Warning: array_keys() expects parameter 1 to be array, null given in /home/customer/www/techetron.com/public_html/wp-content/plugins/digg-digg/digg-digg.php on line 281
Warning: Invalid argument supplied for foreach() in /home/customer/www/techetron.com/public_html/wp-content/plugins/digg-digg/digg-digg.php on line 281
2013 has seen a massive change in the games industry. Not only is it the year for two of the biggest console launches for the last 7 years but it also signifies change in the shifting markets. Since the earliest games consoles, Japan has been the primary market alongside North America when release date swung around. Over the years, Europe has slowly creeped in as a force to be reckoned with and to be taken seriously. This is evident in the release date announcements from Sony and Microsoft that their newest additions will be released in North America and Europe first, before Japan. This has caused some to take stock of whether Japan are really involved in the industry as much now as they should be (aside from actually manufacturing at least) and disgruntled consumers and online publications are disappointed with the show of support prioritised to other areas of the globe, instead of with a country where some consider it as the home of gaming.
Home to Legends
Gaming companies such as Nintendo, Namco and Sega have all had success stories over the last 30 years which have created IP legends in their own right. Super Mario Brothers, Sonic and Pac-Man are all well-recognised brands which have left a respected legacy in gaming that stands tall even after all these years with fond memories. As the home of Sony, Japan has obviously produced one of the biggest selling consoles Worldwide and helped build a platform that helped support great franchises, from EA Sports titles, to independent productions from Naughty Dog, like Uncharted and the hugely successful The Last of Us.
The Call of Duty franchise may get consumers excited every year with its latest iteration but we also can’t forget classics from the Playstation One that helped mould the console, such as Final Fantasy VII and Tomb Raider, two huge brands which catered to both the East and the Western audiences. We cannot discount that Sony not only produced a hefty treasure chest of westernised culture-games like Grand Theft Auto and Alone in the Dark but that they also produced mainstream titles that struck a chord with the Western audience but at the same time, held dear the values of the Japanese gaming culture, including horror survivalist themes and RPGs.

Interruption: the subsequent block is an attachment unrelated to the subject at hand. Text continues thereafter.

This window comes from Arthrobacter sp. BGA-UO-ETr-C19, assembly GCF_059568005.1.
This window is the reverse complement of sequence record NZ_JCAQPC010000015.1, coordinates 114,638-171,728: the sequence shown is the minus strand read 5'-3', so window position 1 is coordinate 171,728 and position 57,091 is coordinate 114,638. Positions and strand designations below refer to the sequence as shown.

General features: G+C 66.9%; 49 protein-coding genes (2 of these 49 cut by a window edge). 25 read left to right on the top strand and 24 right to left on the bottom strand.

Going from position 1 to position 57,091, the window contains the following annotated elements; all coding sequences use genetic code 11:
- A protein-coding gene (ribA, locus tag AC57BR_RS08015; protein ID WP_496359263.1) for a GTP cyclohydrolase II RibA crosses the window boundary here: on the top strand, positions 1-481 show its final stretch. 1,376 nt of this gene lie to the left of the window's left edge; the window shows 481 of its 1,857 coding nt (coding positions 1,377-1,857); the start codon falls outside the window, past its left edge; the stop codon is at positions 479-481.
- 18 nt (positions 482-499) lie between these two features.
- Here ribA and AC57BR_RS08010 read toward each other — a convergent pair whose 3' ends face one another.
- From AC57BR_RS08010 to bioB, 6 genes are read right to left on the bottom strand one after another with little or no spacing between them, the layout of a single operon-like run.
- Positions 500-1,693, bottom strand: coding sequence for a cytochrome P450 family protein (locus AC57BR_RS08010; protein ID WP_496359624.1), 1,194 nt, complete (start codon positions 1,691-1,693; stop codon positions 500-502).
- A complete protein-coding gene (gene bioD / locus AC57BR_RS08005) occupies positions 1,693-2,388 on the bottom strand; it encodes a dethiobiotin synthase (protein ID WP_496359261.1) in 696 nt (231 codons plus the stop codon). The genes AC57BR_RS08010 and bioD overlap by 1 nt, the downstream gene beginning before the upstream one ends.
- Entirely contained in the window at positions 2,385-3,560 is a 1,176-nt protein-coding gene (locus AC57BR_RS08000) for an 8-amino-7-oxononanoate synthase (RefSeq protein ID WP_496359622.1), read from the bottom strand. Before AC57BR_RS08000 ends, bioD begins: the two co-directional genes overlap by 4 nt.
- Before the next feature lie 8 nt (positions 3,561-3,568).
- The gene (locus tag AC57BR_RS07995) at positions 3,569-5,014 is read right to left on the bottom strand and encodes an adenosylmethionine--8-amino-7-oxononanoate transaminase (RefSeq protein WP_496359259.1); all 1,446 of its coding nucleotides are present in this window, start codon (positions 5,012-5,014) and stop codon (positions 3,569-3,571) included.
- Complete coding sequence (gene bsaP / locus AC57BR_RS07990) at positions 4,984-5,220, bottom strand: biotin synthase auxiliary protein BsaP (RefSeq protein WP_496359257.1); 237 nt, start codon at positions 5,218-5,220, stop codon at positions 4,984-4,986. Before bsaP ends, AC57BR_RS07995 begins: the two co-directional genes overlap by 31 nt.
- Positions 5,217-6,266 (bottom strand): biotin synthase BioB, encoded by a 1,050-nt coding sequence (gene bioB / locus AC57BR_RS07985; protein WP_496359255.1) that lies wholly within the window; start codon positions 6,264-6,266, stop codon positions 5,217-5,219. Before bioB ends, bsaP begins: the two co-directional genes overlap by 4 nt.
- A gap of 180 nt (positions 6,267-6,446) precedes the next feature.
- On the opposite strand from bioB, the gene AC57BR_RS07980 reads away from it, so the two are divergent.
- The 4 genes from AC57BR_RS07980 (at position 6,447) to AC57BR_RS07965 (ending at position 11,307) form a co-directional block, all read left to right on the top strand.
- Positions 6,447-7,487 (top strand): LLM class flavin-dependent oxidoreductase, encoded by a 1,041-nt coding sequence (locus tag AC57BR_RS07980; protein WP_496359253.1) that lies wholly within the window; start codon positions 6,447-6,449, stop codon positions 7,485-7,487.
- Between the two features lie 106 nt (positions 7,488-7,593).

Silent Hill was the first survival horror game from Konami, showing that games had the ability to shock and scare the player just as much as movies did on an audience. Devil May Cry and Ninja Gaiden later became big launch titles from Japan and showed that they were versatile and adaptable. Of course the biggest IP to come out of Japan since Mario, was undoubtedly the Final Fantasy series which split opinion but was always a talking point. These Japanese-produced titles, amongst others were responsible for giving the Playstation a wider audience around the World and opening up consumers to a different kind of entertainment.
Where did it all go wrong?
So, considering the huge impact that Japan has had on the games industry over the years, why is it now that they are effectively being pushed to the back of the queue when it comes to getting their hands on the next-generation of consoles? The number of PS4 bundles and packages that will arrive in Europe and America in November, tied with the latest titles as well as the Xbox One release, will surely draw envious criticism in Japan, as it already has done.
When there were a handful of developers and big studios that pushed everything out the same door it was easy to survive because the competition was known to each other. This is certainly not the case now and it hasn’t been for almost a decade, as new developers and publishers arrive in the industry and independent “indie” developers start to make a huge impact. Naughty Dog was once a small unknown developer before the success of Uncharted, where it hit the big time with the release of the Playstation 3. They were an independent developer who were bought by Sony in 2001 and had worked on the Jak and Daxter series before that, with modest credentials. Now look at them. With Uncharted and The Last of Us, they are now mainstream successful developers who produce unique and exciting ideas to help move the industry forward.
Ultimately, it’s Japan’s refusal to work with indies and accept this change that has really impacted on their success and the industry has dwindled in Japan because of it. They refuse to work with these talented people, not because of anything personal but purely because they are extremely tradition-orientated. Capcom have even outsourced some big productions to western indie developers because they can’t hit that same level of originality in Japan due to the lack of personnel and experience. They have severely fallen behind in an industry they once led.
There are no indie-led titles, which is crazy considering that millions of people are becoming more interested in them. They hardly announced anything at Sony’s conference in Japan this year for future IPs on the PS4, which has surely got to be the single most ridiculous thing you will hear in the run up to the consoles release. Their insistence in a very insular mentality with regards to who they work with has meant that they have isolated themselves from top developing potential, new exciting IPs that could have included some Japanese titles with the traditional core values in them and of course, a priority release date for the latest hardware. Is it any wonder even Sony are hedging their bets with North America and Europe?
Author Bio: Charlie works for Console Deals and is a devout Sony gamer. He can’t wait for the PS4 console to go on sale and is destined to spend most of Christmas in front of the TV.